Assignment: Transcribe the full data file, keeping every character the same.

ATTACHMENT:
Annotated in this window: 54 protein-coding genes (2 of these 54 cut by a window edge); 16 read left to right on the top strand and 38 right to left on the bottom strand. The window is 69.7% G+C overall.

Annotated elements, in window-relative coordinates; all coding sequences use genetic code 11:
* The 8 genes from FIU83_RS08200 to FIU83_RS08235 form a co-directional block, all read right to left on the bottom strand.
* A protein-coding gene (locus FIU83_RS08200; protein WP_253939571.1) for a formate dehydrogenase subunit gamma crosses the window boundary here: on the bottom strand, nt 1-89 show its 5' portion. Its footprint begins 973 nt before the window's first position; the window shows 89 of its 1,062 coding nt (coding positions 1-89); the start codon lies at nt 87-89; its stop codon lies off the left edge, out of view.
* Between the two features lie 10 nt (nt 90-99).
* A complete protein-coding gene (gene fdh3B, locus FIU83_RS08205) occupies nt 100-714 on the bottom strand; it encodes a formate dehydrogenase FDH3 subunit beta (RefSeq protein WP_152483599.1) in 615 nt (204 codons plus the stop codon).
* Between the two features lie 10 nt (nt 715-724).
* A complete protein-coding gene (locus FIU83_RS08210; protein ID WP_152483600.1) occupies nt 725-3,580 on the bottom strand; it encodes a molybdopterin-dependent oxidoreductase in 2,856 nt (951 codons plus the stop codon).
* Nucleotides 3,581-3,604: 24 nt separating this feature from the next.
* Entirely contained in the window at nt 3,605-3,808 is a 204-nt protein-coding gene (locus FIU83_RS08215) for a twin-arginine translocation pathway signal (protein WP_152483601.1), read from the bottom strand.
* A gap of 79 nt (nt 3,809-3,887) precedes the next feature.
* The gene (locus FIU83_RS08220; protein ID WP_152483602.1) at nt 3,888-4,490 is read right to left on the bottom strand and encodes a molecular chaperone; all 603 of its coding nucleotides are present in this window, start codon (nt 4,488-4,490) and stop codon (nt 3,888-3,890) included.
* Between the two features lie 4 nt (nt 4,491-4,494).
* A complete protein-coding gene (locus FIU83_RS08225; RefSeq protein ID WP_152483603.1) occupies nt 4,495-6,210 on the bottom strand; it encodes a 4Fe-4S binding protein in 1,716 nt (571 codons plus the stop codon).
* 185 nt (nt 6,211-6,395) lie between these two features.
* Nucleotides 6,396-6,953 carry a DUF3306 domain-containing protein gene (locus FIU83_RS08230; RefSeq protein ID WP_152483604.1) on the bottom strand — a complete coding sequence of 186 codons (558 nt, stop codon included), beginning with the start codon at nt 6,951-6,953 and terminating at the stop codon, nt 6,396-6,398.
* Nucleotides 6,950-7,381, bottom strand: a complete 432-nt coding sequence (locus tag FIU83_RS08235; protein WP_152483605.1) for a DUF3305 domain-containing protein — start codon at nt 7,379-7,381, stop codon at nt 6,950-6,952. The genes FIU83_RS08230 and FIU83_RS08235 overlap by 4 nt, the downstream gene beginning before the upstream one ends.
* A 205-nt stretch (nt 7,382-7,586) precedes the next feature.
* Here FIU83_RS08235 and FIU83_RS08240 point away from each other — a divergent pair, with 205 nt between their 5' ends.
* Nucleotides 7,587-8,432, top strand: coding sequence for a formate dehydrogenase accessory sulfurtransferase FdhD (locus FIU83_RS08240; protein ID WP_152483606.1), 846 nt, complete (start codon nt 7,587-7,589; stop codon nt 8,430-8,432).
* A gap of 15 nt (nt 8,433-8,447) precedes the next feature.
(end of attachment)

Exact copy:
Annotated in this window: 54 protein-coding genes (2 of these 54 cut by a window edge); 16 read left to right on the top strand and 38 right to left on the bottom strand. The window is 69.7% G+C overall.

Annotated elements, in window-relative coordinates; all coding sequences use genetic code 11:
* The 8 genes from FIU83_RS08200 to FIU83_RS08235 form a co-directional block, all read right to left on the bottom strand.
* A protein-coding gene (locus FIU83_RS08200; protein WP_253939571.1) for a formate dehydrogenase subunit gamma crosses the window boundary here: on the bottom strand, nt 1-89 show its 5' portion. Its footprint begins 973 nt before the window's first position; the window shows 89 of its 1,062 coding nt (coding positions 1-89); the start codon lies at nt 87-89; its stop codon lies off the left edge, out of view.
* Between the two features lie 10 nt (nt 90-99).
* A complete protein-coding gene (gene fdh3B, locus FIU83_RS08205) occupies nt 100-714 on the bottom strand; it encodes a formate dehydrogenase FDH3 subunit beta (RefSeq protein WP_152483599.1) in 615 nt (204 codons plus the stop codon).
* Between the two features lie 10 nt (nt 715-724).
* A complete protein-coding gene (locus FIU83_RS08210; protein ID WP_152483600.1) occupies nt 725-3,580 on the bottom strand; it encodes a molybdopterin-dependent oxidoreductase in 2,856 nt (951 codons plus the stop codon).
* Nucleotides 3,581-3,604: 24 nt separating this feature from the next.
* Entirely contained in the window at nt 3,605-3,808 is a 204-nt protein-coding gene (locus FIU83_RS08215) for a twin-arginine translocation pathway signal (protein WP_152483601.1), read from the bottom strand.
* A gap of 79 nt (nt 3,809-3,887) precedes the next feature.
* The gene (locus FIU83_RS08220; protein ID WP_152483602.1) at nt 3,888-4,490 is read right to left on the bottom strand and encodes a molecular chaperone; all 603 of its coding nucleotides are present in this window, start codon (nt 4,488-4,490) and stop codon (nt 3,888-3,890) included.
* Between the two features lie 4 nt (nt 4,491-4,494).
* A complete protein-coding gene (locus FIU83_RS08225; RefSeq protein ID WP_152483603.1) occupies nt 4,495-6,210 on the bottom strand; it encodes a 4Fe-4S binding protein in 1,716 nt (571 codons plus the stop codon).
* 185 nt (nt 6,211-6,395) lie between these two features.
* Nucleotides 6,396-6,953 carry a DUF3306 domain-containing protein gene (locus FIU83_RS08230; RefSeq protein ID WP_152483604.1) on the bottom strand — a complete coding sequence of 186 codons (558 nt, stop codon included), beginning with the start codon at nt 6,951-6,953 and terminating at the stop codon, nt 6,396-6,398.
* Nucleotides 6,950-7,381, bottom strand: a complete 432-nt coding sequence (locus tag FIU83_RS08235; protein WP_152483605.1) for a DUF3305 domain-containing protein — start codon at nt 7,379-7,381, stop codon at nt 6,950-6,952. The genes FIU83_RS08230 and FIU83_RS08235 overlap by 4 nt, the downstream gene beginning before the upstream one ends.
* A 205-nt stretch (nt 7,382-7,586) precedes the next feature.
* Here FIU83_RS08235 and FIU83_RS08240 point away from each other — a divergent pair, with 205 nt between their 5' ends.
* Nucleotides 7,587-8,432, top strand: coding sequence for a formate dehydrogenase accessory sulfurtransferase FdhD (locus FIU83_RS08240; protein ID WP_152483606.1), 846 nt, complete (start codon nt 7,587-7,589; stop codon nt 8,430-8,432).
* A gap of 15 nt (nt 8,433-8,447) precedes the next feature.